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How important is conditioning for hockey ?

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Old
11-04-2007, 09:58 AM
  #1
ccourneya
 
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How important is conditioning for hockey ?

Just wondering what everyone thinks about this topic ? I personally could work on it. I think an average player can outplay a good player if he works a lot more on working out and getting in shape ?

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11-04-2007, 11:22 AM
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HockeyThoughts
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Conditioning is very important, Havlat should be a great example of this.

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11-04-2007, 11:23 AM
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Yeah man. Im just wondering what are good foods for hockey ? I think I got to focus on conditioning and healthy foods. Like all the NHL players are in such good shape.

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11-04-2007, 01:17 PM
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Carbohydrates before games, pastas, chicken, rice, etc.

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11-04-2007, 01:35 PM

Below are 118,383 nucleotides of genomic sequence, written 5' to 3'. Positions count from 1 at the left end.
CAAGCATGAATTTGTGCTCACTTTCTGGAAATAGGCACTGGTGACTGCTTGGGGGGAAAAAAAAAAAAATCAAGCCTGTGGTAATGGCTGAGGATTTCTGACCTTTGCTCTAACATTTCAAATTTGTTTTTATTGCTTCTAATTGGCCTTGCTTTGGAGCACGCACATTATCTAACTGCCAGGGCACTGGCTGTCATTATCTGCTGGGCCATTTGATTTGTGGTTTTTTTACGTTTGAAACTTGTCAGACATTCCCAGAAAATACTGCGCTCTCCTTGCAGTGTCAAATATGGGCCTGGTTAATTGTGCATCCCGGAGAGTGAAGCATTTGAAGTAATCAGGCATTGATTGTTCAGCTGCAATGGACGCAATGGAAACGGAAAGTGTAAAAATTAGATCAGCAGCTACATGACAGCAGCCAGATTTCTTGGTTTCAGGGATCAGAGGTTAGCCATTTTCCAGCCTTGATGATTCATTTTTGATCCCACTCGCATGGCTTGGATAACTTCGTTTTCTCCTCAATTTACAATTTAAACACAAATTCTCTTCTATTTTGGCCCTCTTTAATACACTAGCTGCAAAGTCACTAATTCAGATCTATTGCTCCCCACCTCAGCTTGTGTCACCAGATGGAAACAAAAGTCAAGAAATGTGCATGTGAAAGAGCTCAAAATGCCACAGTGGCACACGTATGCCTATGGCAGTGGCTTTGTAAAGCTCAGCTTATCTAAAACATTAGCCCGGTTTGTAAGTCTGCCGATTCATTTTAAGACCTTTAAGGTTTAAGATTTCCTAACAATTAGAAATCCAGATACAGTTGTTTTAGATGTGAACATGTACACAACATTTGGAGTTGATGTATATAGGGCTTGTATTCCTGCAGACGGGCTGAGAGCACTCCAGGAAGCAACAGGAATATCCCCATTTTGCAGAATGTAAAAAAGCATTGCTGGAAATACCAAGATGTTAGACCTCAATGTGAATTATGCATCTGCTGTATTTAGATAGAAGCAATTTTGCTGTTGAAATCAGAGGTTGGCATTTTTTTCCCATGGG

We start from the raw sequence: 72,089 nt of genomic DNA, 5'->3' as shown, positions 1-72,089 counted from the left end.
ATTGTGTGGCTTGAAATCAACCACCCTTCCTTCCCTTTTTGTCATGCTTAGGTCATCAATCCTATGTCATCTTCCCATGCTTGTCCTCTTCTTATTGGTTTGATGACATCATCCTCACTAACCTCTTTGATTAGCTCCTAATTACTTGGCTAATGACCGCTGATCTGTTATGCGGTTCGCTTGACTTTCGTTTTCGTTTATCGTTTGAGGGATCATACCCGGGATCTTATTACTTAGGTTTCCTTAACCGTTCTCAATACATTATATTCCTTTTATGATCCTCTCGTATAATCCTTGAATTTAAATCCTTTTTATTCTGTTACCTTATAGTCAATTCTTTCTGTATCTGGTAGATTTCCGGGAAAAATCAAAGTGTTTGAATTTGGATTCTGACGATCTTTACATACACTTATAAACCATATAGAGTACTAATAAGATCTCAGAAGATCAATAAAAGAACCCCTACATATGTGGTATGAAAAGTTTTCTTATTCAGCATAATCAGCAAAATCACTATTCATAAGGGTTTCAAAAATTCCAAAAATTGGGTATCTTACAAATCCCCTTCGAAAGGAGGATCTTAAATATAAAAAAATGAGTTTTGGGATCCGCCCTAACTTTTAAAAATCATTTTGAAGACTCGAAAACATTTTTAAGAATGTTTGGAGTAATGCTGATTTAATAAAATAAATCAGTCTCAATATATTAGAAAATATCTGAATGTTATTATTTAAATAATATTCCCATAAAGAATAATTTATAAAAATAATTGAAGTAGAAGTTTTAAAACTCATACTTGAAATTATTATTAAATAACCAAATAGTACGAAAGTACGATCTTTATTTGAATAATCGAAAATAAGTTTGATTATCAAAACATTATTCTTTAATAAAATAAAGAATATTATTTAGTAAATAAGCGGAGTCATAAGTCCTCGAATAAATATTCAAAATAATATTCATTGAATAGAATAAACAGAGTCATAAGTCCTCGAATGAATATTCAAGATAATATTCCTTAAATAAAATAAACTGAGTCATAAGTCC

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triggrman
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One of the most important physical attributes in hockey is conditioning. You don't have to be muscular, you don't have to be tall but you have to be in shape.

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11-04-2007, 04:35 PM
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RobertKron
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Once you get to a high level, where everyone is, or should be, in great shape, I'd say it's pretty damn important.

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11-04-2007, 06:19 PM
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Sojourn
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Conditioning is very important. It adds an edge to every aspect of your game. It doesn't replace talent or technical skill, but it certainly enhances it tremendously.

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11-04-2007, 08:24 PM
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Jarick
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VERY important. It's the difference between making a play at the end of a long shift and turning over the puck, or being able to beat out the icing call, or killing off an entire penalty versus letting the other team beat you to the puck.

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11-04-2007, 08:49 PM
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Conditioning also plays an important role while you sit the bench recovering from your shift. With poor conditioning, your recovery is much more limited.

Poor conditioning also leads to depletion of energy much quicker. That in turn leads to mental lapses as well as poor physical performance.

If your a serious hockey player or goalie, your conditioning and a good understanding of the energy systems that drive your game, should be as important as any skills work you spend time on. They go hand in hand.

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11-05-2007, 12:49 PM
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predfan24